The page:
How long does marijuana stay in saliva?
In the saliva, THC remains until it is swallowed fully, which typically takes about one to two days. Drinking water, brushing your teeth, eating fatty foods, and using mouthwash can help remove THC from saliva faster. Saliva tests are being explored as a potential way to check for marijuana use in drivers, though some cannabis advocates feel they aren’t reliable enough to test for impairment.
How long does marijuana stay in urine?
Urine tests for drugs are by far the most popular and frequently used, due to their ease of use and low cost. In the urine, byproducts of THC are detectable for a longer period of time, meaning they can reveal marijuana use for weeks after use. While the detectable window can vary, research suggests that in general THC byproducts remain for 5-8 days after one time use, 11-18 days when cannabis is consumed 2-4 days per week, 33-48 days when consumed 5-6 days per week, and around 50-65 days if cannabis is consumed daily.
How long does marijuana stay in hair?
THC metabolites stay in your hair for longer than any other system in the body. The standard for these hair follicle drug tests is 1.5 inches of hair, which shows three months of potential marijuana use. While most hair tests look for evidence of cannabis use over the last 90 days, some hair follicle tests can reveal marijuana use for up to a couple years, depending on the length of hair tested. These tests have been shown to be reliably accurate in detecting marijuana use, even on long periods of time.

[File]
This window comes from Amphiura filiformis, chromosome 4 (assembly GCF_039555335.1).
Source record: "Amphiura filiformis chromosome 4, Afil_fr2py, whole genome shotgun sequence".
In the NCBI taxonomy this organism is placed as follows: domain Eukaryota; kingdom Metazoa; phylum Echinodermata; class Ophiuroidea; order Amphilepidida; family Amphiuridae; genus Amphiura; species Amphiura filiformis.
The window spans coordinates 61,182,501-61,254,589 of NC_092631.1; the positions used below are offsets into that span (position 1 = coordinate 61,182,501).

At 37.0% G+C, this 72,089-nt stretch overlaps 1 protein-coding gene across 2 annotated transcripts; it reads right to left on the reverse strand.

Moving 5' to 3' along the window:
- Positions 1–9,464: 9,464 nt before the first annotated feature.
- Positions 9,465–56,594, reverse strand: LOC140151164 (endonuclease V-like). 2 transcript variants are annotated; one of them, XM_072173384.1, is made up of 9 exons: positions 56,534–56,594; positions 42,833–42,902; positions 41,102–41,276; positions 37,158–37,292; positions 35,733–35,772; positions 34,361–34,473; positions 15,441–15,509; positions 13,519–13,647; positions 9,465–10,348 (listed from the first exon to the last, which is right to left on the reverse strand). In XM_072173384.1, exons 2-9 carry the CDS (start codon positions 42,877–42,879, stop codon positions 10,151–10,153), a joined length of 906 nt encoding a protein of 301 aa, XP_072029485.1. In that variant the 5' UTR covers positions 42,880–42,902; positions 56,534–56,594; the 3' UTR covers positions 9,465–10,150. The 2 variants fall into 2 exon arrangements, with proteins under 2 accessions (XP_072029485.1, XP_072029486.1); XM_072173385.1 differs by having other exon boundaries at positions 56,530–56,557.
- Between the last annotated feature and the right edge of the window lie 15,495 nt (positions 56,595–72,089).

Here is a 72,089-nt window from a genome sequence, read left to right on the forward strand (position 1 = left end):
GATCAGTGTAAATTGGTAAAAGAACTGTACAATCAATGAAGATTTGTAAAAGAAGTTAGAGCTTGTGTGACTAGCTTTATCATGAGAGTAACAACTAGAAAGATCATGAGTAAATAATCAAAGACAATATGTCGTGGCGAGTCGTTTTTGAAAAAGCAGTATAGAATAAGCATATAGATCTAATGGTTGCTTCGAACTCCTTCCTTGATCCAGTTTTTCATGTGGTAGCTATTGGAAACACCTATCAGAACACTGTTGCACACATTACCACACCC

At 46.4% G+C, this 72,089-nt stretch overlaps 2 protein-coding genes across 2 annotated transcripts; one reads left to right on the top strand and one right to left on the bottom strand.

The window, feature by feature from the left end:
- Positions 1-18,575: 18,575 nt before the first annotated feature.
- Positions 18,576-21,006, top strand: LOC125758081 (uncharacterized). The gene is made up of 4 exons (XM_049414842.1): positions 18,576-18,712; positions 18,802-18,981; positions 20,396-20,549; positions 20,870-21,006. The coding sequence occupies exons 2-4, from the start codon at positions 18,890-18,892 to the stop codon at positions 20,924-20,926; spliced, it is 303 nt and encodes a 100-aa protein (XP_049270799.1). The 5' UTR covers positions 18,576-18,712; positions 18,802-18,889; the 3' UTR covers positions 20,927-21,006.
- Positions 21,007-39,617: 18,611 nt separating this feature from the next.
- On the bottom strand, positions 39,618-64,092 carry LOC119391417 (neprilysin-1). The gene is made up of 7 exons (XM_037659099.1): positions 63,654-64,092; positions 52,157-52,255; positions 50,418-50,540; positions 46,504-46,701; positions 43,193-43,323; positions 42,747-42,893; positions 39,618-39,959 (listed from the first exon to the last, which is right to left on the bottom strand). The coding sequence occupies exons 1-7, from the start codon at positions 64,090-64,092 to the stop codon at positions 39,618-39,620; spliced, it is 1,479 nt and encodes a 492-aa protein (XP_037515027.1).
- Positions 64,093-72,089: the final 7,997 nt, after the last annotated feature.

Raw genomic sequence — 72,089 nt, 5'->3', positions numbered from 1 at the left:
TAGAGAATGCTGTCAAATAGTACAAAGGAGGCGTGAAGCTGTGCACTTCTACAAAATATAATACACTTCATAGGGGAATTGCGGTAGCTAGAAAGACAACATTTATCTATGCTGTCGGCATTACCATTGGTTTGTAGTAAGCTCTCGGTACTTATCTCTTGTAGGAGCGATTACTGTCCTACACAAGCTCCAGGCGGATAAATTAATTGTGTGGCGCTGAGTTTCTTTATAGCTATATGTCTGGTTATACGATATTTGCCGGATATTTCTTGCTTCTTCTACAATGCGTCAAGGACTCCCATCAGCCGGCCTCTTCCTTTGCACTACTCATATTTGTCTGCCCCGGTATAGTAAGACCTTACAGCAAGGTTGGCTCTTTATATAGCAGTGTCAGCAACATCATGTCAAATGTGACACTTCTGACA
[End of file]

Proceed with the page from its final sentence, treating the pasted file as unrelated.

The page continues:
Ways to Get THC Out of Your System
While there are some methods you can use to help manage the temporary euphoric effects of THC if you accidentally consume too much, speeding up the process of flushing out THC metabolites from your body’s systems can be difficult.
There are a couple of techniques that may help flush THC out of some of your systems.
For example, reducing calorie intake, exercising, and consuming high amounts of water may help flush THC from the body’s fat cells. Drinking water can also help reduce the concentration of THC metabolites in the urine.
The only method for ensuring that you’ll pass a drug test, however, is to abstain from medical marijuana consumption to make sure that THC isn’t in your system.
More on Medical Marijuana
You can learn more about medical marijuana, including information on how to obtain it legally or grow cannabis on your own at home, by visiting our Cannabis 101 page. Keep up with the cannabis-related legislative and industry developments through our news page.